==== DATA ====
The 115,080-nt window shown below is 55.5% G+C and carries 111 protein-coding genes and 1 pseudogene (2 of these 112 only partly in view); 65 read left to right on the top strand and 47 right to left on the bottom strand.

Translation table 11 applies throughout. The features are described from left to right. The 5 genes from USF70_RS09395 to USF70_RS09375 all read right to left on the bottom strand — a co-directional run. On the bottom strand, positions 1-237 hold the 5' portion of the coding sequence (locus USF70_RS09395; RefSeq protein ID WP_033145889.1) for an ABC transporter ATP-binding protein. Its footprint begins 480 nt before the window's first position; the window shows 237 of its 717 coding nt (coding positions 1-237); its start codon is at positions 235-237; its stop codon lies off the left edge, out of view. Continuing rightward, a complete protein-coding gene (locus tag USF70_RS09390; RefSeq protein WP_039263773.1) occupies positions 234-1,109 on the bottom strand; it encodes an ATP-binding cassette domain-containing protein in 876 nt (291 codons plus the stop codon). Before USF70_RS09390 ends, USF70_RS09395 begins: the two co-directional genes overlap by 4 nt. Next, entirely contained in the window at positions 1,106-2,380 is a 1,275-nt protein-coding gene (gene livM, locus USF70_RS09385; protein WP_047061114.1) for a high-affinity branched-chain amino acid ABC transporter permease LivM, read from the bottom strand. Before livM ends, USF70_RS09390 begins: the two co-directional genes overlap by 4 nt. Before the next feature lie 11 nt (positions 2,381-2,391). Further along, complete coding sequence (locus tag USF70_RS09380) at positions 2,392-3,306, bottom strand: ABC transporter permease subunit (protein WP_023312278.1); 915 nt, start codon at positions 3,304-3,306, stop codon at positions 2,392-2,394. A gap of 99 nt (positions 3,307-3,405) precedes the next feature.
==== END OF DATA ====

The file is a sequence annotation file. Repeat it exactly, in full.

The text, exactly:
The 115,080-nt window shown below is 55.5% G+C and carries 111 protein-coding genes and 1 pseudogene (2 of these 112 only partly in view); 65 read left to right on the top strand and 47 right to left on the bottom strand.

Translation table 11 applies throughout. The features are described from left to right. The 5 genes from USF70_RS09395 to USF70_RS09375 all read right to left on the bottom strand — a co-directional run. On the bottom strand, positions 1-237 hold the 5' portion of the coding sequence (locus USF70_RS09395; RefSeq protein ID WP_033145889.1) for an ABC transporter ATP-binding protein. Its footprint begins 480 nt before the window's first position; the window shows 237 of its 717 coding nt (coding positions 1-237); its start codon is at positions 235-237; its stop codon lies off the left edge, out of view. Continuing rightward, a complete protein-coding gene (locus tag USF70_RS09390; RefSeq protein WP_039263773.1) occupies positions 234-1,109 on the bottom strand; it encodes an ATP-binding cassette domain-containing protein in 876 nt (291 codons plus the stop codon). Before USF70_RS09390 ends, USF70_RS09395 begins: the two co-directional genes overlap by 4 nt. Next, entirely contained in the window at positions 1,106-2,380 is a 1,275-nt protein-coding gene (gene livM, locus USF70_RS09385; protein WP_047061114.1) for a high-affinity branched-chain amino acid ABC transporter permease LivM, read from the bottom strand. Before livM ends, USF70_RS09390 begins: the two co-directional genes overlap by 4 nt. Before the next feature lie 11 nt (positions 2,381-2,391). Further along, complete coding sequence (locus tag USF70_RS09380) at positions 2,392-3,306, bottom strand: ABC transporter permease subunit (protein WP_023312278.1); 915 nt, start codon at positions 3,304-3,306, stop codon at positions 2,392-2,394. A gap of 99 nt (positions 3,307-3,405) precedes the next feature.